granted, the appealing party must demonstrate on appeal that none of the movant's proposed grounds is
sufficient to support the judgment. Star Telegram, Inc. v. Doe, 915 S.W.2d 471, 473 (Tex. 1995).
Conversely, we will affirm the judgment if any one of the theories advanced in the motion is meritorious. Joe
v. Two Thirty Nine Joint Venture, 145 S.W.3d 150, 157 (Tex. 2004).

Discussion

In its first four issues, Amegy argues that summary judgment should have been rendered in its favor
because Amegy complied fully with its duties under the writ of garnishment issued by the trial court.
Specifically, Amegy contends that it lawfully exercised its right of setoff under its accounts with Republic,
that the writ did not reach any assets encompassed by Amegy's factoring relationship with Republic, that
Republic's "contingent" interests in assets were not captured by the writ, and that any assets of Republic
that came into Amegy's possession after its answer date were likewise not captured by the writ .

Nature of Garnishment Proceedings

Garnishment is a statutory remedy by which the property or money of a debtor, held by a third party
garnishee, is applied to the payment of a debt that arises from a final judgment against the debtor. See
Bank One, Tex., N.A. v. Sunbelt Sav., F.S.B., 824 S.W.2d 557, 558 (Tex. 1992); Beggs v. Fite, 106 S.W.2d
1039, 1042 (Tex. 1937); Wohlfahrt, 193 S.W.3d at 193; HTS Servs, Inc. v. Hallwood Realty Partners, L.P.,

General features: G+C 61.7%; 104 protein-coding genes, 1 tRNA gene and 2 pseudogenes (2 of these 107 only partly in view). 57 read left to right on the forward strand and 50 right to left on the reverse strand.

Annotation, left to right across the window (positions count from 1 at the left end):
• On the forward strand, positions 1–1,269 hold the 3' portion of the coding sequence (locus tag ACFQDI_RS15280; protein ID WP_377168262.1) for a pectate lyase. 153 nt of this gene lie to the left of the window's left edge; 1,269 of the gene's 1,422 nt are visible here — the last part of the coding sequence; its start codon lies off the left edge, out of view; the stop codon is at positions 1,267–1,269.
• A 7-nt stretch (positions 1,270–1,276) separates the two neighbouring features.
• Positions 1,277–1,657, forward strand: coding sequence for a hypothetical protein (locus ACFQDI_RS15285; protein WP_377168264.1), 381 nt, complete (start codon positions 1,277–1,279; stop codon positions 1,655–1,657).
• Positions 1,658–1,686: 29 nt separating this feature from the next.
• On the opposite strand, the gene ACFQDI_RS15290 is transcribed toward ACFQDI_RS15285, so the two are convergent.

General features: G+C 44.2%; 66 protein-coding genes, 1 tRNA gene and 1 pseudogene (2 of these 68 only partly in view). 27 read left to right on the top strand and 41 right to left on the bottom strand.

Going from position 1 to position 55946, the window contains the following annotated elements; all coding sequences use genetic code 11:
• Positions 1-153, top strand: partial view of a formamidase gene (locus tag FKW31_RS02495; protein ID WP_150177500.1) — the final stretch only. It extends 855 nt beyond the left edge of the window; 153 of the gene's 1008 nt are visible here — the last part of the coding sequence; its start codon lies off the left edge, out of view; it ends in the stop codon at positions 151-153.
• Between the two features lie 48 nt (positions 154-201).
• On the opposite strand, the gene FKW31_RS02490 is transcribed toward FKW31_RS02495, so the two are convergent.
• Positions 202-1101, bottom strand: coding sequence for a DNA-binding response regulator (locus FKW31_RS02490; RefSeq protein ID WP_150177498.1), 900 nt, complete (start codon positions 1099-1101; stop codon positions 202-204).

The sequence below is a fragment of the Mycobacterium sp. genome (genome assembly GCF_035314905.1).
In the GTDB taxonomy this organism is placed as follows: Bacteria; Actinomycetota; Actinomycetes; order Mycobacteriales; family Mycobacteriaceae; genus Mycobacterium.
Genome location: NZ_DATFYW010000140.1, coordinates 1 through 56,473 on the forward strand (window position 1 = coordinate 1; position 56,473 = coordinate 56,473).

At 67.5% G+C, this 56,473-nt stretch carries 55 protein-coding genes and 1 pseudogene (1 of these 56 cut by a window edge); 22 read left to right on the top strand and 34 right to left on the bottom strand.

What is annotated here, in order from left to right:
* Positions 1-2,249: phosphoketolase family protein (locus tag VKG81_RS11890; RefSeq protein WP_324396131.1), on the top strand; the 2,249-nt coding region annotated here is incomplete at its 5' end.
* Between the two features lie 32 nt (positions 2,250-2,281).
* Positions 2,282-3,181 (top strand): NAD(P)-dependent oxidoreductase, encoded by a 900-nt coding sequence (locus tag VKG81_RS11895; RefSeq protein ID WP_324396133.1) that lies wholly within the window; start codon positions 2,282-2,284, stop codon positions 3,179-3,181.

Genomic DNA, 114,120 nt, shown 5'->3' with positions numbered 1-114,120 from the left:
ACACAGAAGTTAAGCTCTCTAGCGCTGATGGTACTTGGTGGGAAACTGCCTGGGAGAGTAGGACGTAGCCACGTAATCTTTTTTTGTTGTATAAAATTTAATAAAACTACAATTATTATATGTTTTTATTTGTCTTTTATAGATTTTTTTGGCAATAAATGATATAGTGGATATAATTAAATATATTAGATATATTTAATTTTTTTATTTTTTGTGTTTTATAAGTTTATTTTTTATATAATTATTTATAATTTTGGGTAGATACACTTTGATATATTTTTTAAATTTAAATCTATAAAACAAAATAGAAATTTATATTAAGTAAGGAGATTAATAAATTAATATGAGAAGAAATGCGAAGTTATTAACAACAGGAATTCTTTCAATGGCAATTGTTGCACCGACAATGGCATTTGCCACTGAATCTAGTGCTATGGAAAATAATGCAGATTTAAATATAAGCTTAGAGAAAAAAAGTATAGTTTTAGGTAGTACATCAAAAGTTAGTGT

190 S.W.3d 108, 112 (Tex. App.-Houston [1st Dist.] 2005, no pet.); Jamison v. Nat'l Loan Investors, L.P., 4
S.W.3d 465, 468 (Tex. App.-Houston [1st Dist.] 1999, pet. denied); see also Tex. Civ. Prac. & Rem. Code
Ann. §§ 63.001-.007 (Vernon 2008); Tex. R. Civ. P. 657-679 (governing statute and rules). The
garnishment proceeding focuses on whether the garnishee is indebted to, or has in its possession, effects
that belong to the debtor. HTS Servs, Inc., 190 S.W.3d at 112; Rowley v. Lake Area Nat'l Bank, 976 S.W.2d
715, 718 (Tex. App.-Houston [1st Dist.] 1998, pet. denied).

Service of the Writ on Amegy

The trial court issued the writ of garnishment in response to Southern's application, in which Southern (1)
showed that it had recovered a valid, subsisting judgment in the underlying case[7] and (2) provided an
affidavit stating that, within the knowledge of Southern's credit manager, Republic did not possess enough
Texas property to satisfy the judgment. See Tex. Civ. Prac. & Rem. Code Ann. § 63.001; Wohlfahrt, 193 S.
W.3d at 194 (citing statute); Jamison, 4 S.W.3d at 468.

Amegy does not contest Southern's entitlement to the writ,[8]

but challenges what Southern contends were Amegy's duties upon service of the writ. Amegy essentially
contends that the writ required no action by Amegy regarding Republic or Southern, and that Amegy
properly relied on its agreements with Republic, which had priority over any rights of Southern under the
writ of garnishment.
Consequences of Service of Writ: Freeze of Funds Subject to Writ

Section 63.003 of the Remedies Code explains the consequences of Southern's effecting service on
Amegy, as follows: